Instead of capturing an excavator’s swing energy to provide an electric assist to the engine, the hydraulic hybrid assist system on Volvo Construction Equipment’s upcoming 30-ton EC300E Hybrid uses the energy generated by the boom down motion and captures it hydraulically to assist in the boom up motion.
“This is where you need most of the pressure and power to operate,” says Ray Gallant, Volvo CE vice president of sales support — Americas. “We’re not generating electricity, and we’re not storing energy.” Instead, a hydraulic accumulator provides the additional power for the lift, assisting the hydraulic pump.
The result, Volvo says, is a system that delivers up to 15 percent lower fuel consumption and 12 percent less CO₂ emissions than a conventional machine. When used in high production applications – especially those within a 90-degree swing – the company indicates the fuel saving payback is approximately two years.
The machine will make its North American debut at Volvo CE’s ConExpo 2020 booth, located at F3432 on the Festival Grounds.
Consistent energy source
Unlike the energy stored with the swing motion of an excavator, the boom-down motion provides a consistent energy source to charge the 5.2-gallon hydraulic accumulator, Volvo says. The accumulator in turn drives the hydraulic assist motors that help power the hydraulic pump.
“In the downward movement, the weight of the boom, the empty bucket and the gravity pulling it down is very consistent,” Gallant explains to Equipment World. “The speed of the drop is what gives you your flow. This allowed us to downsize the accumulator since a small amount of oil at a high pressure is feeding back into the lift system.” The system, however, works best at boom drops of around 5 feet and over, he adds.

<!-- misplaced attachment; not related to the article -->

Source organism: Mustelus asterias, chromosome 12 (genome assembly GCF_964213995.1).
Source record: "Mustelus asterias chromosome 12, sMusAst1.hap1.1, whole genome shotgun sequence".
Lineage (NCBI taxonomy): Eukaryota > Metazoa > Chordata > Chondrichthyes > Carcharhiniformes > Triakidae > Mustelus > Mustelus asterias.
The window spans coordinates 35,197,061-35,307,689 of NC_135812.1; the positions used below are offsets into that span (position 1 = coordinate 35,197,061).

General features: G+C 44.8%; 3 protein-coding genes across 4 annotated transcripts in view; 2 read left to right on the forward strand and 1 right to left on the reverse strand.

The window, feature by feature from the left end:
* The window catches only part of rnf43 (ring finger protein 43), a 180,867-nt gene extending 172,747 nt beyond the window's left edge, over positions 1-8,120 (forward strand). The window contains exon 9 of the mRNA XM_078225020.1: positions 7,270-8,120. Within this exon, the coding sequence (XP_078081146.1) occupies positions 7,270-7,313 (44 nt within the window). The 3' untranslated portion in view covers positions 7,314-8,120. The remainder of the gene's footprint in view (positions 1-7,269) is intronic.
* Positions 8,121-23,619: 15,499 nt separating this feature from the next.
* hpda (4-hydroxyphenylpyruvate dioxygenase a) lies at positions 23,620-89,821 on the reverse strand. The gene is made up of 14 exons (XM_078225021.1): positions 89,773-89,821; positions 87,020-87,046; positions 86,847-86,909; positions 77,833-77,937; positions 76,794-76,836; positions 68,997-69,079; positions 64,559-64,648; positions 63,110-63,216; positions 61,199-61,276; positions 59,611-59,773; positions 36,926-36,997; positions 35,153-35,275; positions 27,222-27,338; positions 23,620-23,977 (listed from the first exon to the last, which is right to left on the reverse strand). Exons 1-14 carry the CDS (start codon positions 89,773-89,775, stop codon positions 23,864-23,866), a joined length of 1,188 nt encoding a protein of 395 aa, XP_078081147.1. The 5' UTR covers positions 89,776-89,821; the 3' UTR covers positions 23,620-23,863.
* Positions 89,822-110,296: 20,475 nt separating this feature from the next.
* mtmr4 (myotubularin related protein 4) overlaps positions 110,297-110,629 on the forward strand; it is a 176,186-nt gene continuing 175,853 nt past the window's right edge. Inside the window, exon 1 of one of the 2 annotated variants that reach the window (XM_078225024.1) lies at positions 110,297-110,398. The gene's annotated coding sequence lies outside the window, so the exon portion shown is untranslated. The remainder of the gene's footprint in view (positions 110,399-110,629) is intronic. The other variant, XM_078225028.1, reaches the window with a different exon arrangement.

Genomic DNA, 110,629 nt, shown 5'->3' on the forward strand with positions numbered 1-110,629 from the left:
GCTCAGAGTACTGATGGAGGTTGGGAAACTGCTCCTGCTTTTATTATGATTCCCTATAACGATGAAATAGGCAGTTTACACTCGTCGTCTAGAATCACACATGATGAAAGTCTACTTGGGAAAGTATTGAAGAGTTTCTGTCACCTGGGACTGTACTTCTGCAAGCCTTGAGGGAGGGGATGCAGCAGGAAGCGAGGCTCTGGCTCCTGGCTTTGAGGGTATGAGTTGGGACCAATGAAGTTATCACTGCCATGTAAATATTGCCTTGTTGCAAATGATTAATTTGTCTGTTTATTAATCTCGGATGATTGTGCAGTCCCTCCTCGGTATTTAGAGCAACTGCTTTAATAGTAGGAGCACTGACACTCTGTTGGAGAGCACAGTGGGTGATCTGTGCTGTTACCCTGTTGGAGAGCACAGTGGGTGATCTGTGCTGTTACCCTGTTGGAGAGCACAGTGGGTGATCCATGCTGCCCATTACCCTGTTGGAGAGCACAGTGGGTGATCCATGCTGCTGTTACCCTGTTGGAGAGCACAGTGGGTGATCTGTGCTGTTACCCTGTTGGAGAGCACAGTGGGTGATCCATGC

The accumulator is mounted just behind and to the side of the excavator boom. When the boom goes down, the high-pressure oil being used to retard the boom dropping goes into an accumulator instead of being routed back to the tank. The oil is then routed through an assist motor and put back into the cylinders on the upswing.
Gallant says one of the design drivers was keep the accumulator small. “It’s compact, nonintrusive and it doesn’t block visibility,” he says. On the EC300E Hybrid, the accumulator is around 30-inches long and 5 inches wide with guarding adding additional width; larger machines will require larger accumulators.
“It’s all automatically controlled,” Gallant says. “The operator doesn’t have to do anything. He just feels the system working because the engine isn’t lugging out when doing a lift.” An on-dash indicator shows when the system is deployed.
Volvo says the hybrid machine has the same level of controllability and performance as the standard EC300E, including the ability to work in ECO mode and Hybrid mode simultaneously.
Volvo will expand this hybrid hydraulic assist system to other models at a later point. It is not currently available as an aftermarket installation.
Below is Volvo’s video on the system: